“Martial law in the Philippines refers to several intermittent periods in Philippine history wherein the Philippine head of state (such as the President) proclaims that an area is placed under the control of the Armed Forces of the Philippines.  Martial law is declared either when there is near-violent civil unrest or in cases of major natural disasters, however most countries use a different legal construct like “state of emergency”.  Typically, the imposition of martial law accompanies curfews, the suspension of civil law, civil rights, habeas corpus, and the application or extension of military law or military justice to civilians.  Civilians defying martial law may be subjected to military tribunals (court-martial).  In a privilege speech before the Senate, Benigno Aquino, Jr. warned the public of the possible establishment of a “garrison state” by President Ferdinand Marcos.  President Marcos imposed martial law on the nation from 1972 to 1981 to suppress increasing civil strife and the threat of a communist takeover following a series of bombings in Manila.  On 21 August 1971, while the opposition (Liberal Party) was having their miting de avance in Plaza Miranda, two fragmentation grenades exploded.  It took 9 lives and left more than 100 people seriously wounded.  Some Liberal Party candidates were seriously injured including Jovito Salonga, who nearly died and was visually impaired.  Suspicion of responsibility for the blast initially fell upon Marcos, whom the Liberals blamed for the bombing; however, in later years, prominent personalities associated with the event have laid the blame on the Communist Party of the Philippines under Jose Maria Sison.  In his autobiography, Salonga states his belief that Sison and the CPP were responsible.  A month of “terrorist bombing” of public facilities in Manila and Quezon City culminated on 22 September with a staged assassination attempt on Defense Secretary Juan Ponce Enrile.  Claiming chaos and lawlessness was near, Marcos declared martial law, thereby suspending the 1935 Constitution, dissolving Congress, and assuming absolute power.  Six hours after the Enrile assassination attempt, Marcos responded with the imposition of martial law.  Proclamation No, 1081 which imposed martial law was dated 21 September 1972, but it was actually signed on 17 September.  The formal announcement of the proclamation was made only at seven-thirty in the evening of 23 September, about twenty-two hours after he had commanded his military collaborators to start arresting his political opponents and close down all media and retail (fashion, food, religious, sports) establishments.  The Proclamation read in part: “My countrymen, as of the twenty-first of this month, I signed Proclamation No. 1081 placing the entire Philippines under Martial Law…”The declaration of martial law was initially well received by some segments of the people but became unpopular as excesses and human rights abuses by the military emerged.  Torture was used in extracting information from their enemies.  Martial law was lifted by President Marcos on January 17, 1981.  In the following years there was the assassination of Ninoy Aquino in 1983, the Snap Elections of 1986 and the People Power Revolution or EDSA Revolution in 1986 which led to Marcos, with the advice from the U.S. government, left the country and Cory Aquino became president.” (Wikipedia)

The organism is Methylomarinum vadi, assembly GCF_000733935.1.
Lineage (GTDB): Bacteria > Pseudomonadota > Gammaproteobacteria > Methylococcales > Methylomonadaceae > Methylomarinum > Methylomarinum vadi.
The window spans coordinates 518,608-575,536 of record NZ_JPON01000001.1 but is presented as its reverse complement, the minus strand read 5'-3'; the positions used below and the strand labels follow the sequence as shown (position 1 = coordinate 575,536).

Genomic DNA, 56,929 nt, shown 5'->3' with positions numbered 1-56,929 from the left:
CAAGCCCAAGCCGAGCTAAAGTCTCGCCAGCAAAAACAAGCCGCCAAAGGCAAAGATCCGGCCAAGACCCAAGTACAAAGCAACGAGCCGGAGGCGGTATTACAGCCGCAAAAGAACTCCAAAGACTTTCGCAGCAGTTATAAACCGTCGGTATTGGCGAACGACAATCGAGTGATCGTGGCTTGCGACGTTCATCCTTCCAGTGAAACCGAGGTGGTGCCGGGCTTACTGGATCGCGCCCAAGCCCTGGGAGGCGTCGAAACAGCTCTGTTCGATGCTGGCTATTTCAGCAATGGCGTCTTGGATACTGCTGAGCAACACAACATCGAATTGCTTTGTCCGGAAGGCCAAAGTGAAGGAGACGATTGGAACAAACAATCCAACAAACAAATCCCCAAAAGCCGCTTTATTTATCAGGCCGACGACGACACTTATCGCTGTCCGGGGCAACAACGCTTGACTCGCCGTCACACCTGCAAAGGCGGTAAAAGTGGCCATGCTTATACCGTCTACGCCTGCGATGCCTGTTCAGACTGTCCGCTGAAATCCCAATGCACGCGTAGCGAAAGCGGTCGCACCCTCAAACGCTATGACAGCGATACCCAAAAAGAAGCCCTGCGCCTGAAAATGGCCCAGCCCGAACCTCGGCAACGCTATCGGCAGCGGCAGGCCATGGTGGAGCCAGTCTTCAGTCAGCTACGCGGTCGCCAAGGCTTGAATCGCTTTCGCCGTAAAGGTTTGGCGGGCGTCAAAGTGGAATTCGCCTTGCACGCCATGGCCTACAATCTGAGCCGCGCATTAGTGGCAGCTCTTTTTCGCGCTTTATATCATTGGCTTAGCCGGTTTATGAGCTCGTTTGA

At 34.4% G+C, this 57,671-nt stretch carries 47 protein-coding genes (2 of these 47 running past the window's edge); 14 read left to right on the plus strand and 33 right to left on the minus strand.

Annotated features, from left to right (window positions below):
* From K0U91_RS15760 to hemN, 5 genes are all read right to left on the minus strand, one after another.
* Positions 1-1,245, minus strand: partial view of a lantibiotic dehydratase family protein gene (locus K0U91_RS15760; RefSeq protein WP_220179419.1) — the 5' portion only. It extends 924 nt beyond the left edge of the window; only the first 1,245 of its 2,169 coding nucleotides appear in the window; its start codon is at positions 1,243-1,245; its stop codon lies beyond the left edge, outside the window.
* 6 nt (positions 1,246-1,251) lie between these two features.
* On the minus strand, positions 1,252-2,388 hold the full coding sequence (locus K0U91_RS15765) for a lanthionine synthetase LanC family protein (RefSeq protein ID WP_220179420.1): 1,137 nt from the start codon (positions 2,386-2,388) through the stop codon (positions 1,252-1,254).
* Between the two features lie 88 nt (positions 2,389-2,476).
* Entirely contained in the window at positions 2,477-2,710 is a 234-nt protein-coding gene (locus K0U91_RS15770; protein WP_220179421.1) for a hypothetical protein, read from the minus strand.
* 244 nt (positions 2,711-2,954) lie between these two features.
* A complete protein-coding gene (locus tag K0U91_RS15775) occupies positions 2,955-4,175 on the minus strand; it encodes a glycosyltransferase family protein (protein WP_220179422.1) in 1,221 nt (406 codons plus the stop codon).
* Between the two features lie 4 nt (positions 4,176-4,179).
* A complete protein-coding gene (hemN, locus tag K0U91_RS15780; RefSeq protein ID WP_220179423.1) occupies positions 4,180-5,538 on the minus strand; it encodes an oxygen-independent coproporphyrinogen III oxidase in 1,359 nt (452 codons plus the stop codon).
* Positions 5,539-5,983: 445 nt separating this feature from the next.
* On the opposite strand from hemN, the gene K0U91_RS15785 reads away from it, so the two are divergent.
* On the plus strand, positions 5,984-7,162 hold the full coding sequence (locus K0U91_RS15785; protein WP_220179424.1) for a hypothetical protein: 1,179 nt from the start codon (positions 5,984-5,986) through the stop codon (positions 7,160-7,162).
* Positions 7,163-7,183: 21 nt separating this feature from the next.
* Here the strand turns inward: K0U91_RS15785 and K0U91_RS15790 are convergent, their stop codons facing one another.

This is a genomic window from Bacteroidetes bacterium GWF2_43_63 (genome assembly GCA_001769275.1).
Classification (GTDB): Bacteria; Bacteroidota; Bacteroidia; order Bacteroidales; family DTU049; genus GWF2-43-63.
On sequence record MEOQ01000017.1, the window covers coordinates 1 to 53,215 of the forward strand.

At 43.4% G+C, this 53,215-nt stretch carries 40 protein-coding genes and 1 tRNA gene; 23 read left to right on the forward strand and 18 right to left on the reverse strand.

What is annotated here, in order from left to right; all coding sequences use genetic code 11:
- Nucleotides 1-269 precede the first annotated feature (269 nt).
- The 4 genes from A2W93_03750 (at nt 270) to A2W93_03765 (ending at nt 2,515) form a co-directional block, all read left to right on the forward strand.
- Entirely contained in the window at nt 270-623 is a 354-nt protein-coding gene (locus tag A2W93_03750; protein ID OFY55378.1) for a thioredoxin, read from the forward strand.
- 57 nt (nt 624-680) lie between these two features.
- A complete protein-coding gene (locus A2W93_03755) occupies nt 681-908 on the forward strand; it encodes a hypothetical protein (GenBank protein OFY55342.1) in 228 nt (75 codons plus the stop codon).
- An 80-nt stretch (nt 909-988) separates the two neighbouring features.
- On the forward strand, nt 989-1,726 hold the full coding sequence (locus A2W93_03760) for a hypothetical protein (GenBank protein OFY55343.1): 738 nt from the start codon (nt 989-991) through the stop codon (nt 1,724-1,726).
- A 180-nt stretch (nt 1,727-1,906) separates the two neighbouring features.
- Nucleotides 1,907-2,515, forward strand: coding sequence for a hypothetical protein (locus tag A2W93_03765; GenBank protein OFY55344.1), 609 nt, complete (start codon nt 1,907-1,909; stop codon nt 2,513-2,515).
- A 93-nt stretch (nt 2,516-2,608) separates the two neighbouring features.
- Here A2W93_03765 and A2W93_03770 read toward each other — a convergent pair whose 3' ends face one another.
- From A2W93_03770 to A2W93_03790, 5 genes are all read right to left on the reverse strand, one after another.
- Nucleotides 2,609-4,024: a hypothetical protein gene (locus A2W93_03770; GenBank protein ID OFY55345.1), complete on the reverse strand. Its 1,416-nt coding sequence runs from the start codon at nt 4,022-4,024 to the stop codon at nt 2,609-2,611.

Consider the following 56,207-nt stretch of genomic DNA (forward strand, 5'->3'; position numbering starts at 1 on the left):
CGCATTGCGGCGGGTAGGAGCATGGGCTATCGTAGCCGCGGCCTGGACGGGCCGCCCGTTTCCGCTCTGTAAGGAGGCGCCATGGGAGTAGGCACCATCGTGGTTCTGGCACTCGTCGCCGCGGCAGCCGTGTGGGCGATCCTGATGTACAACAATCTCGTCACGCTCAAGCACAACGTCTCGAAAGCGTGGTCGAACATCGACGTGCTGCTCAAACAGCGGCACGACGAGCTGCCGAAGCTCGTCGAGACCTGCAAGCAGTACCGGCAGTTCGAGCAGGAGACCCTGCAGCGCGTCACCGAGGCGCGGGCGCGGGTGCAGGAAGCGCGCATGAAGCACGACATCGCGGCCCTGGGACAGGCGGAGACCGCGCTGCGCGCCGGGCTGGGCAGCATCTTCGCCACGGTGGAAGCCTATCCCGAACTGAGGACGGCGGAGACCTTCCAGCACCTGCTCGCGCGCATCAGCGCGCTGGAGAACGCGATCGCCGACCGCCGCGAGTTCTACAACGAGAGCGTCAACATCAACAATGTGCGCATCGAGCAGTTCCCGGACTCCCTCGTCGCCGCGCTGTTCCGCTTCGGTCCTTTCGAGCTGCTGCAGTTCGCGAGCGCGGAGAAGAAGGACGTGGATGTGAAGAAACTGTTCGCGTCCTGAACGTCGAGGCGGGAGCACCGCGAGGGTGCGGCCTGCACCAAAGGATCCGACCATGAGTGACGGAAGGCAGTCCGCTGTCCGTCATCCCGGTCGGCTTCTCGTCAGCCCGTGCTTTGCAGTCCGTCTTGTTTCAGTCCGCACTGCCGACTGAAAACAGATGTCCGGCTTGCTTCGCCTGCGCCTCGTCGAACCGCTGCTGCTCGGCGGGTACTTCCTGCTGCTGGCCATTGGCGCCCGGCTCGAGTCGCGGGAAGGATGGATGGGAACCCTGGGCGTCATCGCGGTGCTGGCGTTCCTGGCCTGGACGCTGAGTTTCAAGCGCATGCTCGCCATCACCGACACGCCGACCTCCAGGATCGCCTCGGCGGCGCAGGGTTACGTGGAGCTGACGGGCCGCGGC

“Proclamation No. 1081 was the declaration of Martial Law in the Philippines by President Ferdinand E. Marcos.  It became effective throughout the entire country on 23 September 1972, and was announced to the public two days later.  It was formally lifted on 17 January 1981 – six months before the first presidential election in the Philippines in twelve years.  Under the pretext of an assassination of then-Defence Secretary (now Senator) Juan Ponce Enrile and an ensuing Communist insurgency.  President Marcos enacted the Proclamation that he might be able to rule by military power.  He initially signed Proclamation on 17 September 1972, but it was postdated to 21 September because Marcos’ superstitions and numerological beliefs.  Marcos formally announced the Proclamation in a live television and radio broadcast from Malacanang Palace a further two days later on the evening of 23 September 1972.  The following year, President Marcos replaced the 1935 Constitution with a new one that changed the system of government from a presidential to a parliamentary one, with himself remaining in power as both head of state (with the title “President”) and head of government (titled “Prime Minister”).  President Marcos also manipulated elections and had his political coalition – the Kilusang Bagong Lipunan – control the unicameral legislature he created, known as the Batasang Pambansa.  President Marcos formally lifted Martial Law on 17 January 1981, several weeks before the first pastoral visit of Pope John Paul II to the Philippines for the beatification of Lorenzo Ruiz.”  (Wikipedia)

The unbiased Wikipedia narratives somewhat describes the atmosphere and environment during the Martial Law period without overly being emotional about it.  Perhaps, the question to ask is: “What have we learned or should have learned from this period in our history?”  This question is for the sole purpose of warning all of us that having learned nothing from this experience will only cause us to make the same mistakes in the future.  Then we have not seen the last of Martial Law and Proclamation No. 1081.

Thoughts to promote positive action…

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Wikipedia, (2015). “Martial Law in the Philippines”.  Retrieved on September 21, 2015 from

Wikipedia, (2015). “Proclamation No. 1081”. Retrieved on September 21, 2015 from